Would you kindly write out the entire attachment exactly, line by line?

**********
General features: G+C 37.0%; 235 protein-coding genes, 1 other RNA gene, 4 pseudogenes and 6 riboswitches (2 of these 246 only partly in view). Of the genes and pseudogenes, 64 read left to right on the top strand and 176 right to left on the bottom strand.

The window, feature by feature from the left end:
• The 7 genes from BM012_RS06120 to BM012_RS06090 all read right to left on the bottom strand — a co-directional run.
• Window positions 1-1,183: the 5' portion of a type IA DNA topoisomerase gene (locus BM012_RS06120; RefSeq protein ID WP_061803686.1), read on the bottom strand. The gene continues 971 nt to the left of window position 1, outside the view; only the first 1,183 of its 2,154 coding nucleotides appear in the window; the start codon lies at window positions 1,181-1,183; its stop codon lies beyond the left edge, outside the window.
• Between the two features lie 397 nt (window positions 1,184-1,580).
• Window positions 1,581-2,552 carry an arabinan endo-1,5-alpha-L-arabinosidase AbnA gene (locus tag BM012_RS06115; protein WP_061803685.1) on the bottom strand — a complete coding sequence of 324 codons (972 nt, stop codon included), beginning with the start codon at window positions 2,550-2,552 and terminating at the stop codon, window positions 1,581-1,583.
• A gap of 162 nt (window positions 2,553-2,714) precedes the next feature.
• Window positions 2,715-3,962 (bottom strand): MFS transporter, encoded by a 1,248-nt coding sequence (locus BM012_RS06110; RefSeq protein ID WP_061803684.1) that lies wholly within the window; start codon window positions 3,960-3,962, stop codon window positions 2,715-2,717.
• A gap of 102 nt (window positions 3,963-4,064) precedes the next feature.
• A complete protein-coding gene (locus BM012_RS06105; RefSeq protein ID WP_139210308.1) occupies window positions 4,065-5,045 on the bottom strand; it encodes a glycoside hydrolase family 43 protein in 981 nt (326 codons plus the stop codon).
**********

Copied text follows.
General features: G+C 37.0%; 235 protein-coding genes, 1 other RNA gene, 4 pseudogenes and 6 riboswitches (2 of these 246 only partly in view). Of the genes and pseudogenes, 64 read left to right on the top strand and 176 right to left on the bottom strand.

The window, feature by feature from the left end:
• The 7 genes from BM012_RS06120 to BM012_RS06090 all read right to left on the bottom strand — a co-directional run.
• Window positions 1-1,183: the 5' portion of a type IA DNA topoisomerase gene (locus BM012_RS06120; RefSeq protein ID WP_061803686.1), read on the bottom strand. The gene continues 971 nt to the left of window position 1, outside the view; only the first 1,183 of its 2,154 coding nucleotides appear in the window; the start codon lies at window positions 1,181-1,183; its stop codon lies beyond the left edge, outside the window.
• Between the two features lie 397 nt (window positions 1,184-1,580).
• Window positions 1,581-2,552 carry an arabinan endo-1,5-alpha-L-arabinosidase AbnA gene (locus tag BM012_RS06115; protein WP_061803685.1) on the bottom strand — a complete coding sequence of 324 codons (972 nt, stop codon included), beginning with the start codon at window positions 2,550-2,552 and terminating at the stop codon, window positions 1,581-1,583.
• A gap of 162 nt (window positions 2,553-2,714) precedes the next feature.
• Window positions 2,715-3,962 (bottom strand): MFS transporter, encoded by a 1,248-nt coding sequence (locus BM012_RS06110; RefSeq protein ID WP_061803684.1) that lies wholly within the window; start codon window positions 3,960-3,962, stop codon window positions 2,715-2,717.
• A gap of 102 nt (window positions 3,963-4,064) precedes the next feature.
• A complete protein-coding gene (locus BM012_RS06105; RefSeq protein ID WP_139210308.1) occupies window positions 4,065-5,045 on the bottom strand; it encodes a glycoside hydrolase family 43 protein in 981 nt (326 codons plus the stop codon).